AUSTIN, Texas - The Supreme Court issued a decision that casts doubt on the future of affirmative action in higher education Monday.
In a 7-1 ruling, the University of Texas - Austin case has been sent back to a lower court and will face a tougher time defending how it uses race in its admissions process.
The justices ordered university officials be held to a stricter legal standard in proving there were no factors other than race that could be used to build a more diverse student body.
Vanderbilt Univ. School of Law's Suzanna Sherry said, "The court is making sure that courts will scrutinize affirmative action programs more carefully."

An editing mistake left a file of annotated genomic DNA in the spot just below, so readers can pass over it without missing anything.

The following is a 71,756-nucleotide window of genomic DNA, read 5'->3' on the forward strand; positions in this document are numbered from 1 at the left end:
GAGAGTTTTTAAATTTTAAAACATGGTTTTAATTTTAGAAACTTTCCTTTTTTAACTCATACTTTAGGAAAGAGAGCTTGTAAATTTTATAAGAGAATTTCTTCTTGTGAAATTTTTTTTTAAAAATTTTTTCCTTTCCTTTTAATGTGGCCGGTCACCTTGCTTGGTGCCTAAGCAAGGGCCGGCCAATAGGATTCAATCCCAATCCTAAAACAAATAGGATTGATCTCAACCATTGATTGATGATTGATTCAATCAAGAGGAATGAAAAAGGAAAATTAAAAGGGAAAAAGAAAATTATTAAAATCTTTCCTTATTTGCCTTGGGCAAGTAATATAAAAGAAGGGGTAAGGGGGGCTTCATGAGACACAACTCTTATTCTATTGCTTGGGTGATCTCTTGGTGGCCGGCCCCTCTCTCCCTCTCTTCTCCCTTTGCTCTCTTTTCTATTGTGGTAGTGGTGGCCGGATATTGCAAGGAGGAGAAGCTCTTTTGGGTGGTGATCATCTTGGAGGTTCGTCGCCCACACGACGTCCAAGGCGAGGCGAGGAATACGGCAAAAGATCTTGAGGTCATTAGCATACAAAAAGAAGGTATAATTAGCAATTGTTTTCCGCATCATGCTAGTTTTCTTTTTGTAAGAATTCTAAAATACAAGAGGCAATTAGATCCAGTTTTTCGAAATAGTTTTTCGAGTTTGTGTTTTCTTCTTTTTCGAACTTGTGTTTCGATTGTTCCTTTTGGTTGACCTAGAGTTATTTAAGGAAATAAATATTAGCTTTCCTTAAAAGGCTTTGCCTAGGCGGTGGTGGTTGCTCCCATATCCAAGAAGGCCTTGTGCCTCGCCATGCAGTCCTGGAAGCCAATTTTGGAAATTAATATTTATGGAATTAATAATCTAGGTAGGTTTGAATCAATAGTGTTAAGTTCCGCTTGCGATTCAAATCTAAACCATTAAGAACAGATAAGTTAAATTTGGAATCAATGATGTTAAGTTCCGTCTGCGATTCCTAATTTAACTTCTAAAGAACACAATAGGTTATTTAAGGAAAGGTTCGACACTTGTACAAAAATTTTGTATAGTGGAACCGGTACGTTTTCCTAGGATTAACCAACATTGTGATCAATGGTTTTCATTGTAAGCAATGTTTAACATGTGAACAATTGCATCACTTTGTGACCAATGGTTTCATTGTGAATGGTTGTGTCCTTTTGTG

Supreme Court expert Tom Goldstein said, "If they show us that they really do need these programs, no race-neutral way of getting diversity in higher education, then for now at least, programs are Constitutional and you can use them."
Justice Elena Kagan recused herself from the case and Justice Ruth Bader Ginsberg was the lone dissenter.
Even though Monday was scheduled to be the last decision day of this term, the court still has three major, potentially landmark decisions.
They include two same sex marriage cases and one challenging the 1965 Voting Rights Act.
Rulings on all of these cases could come as early as Tuesday.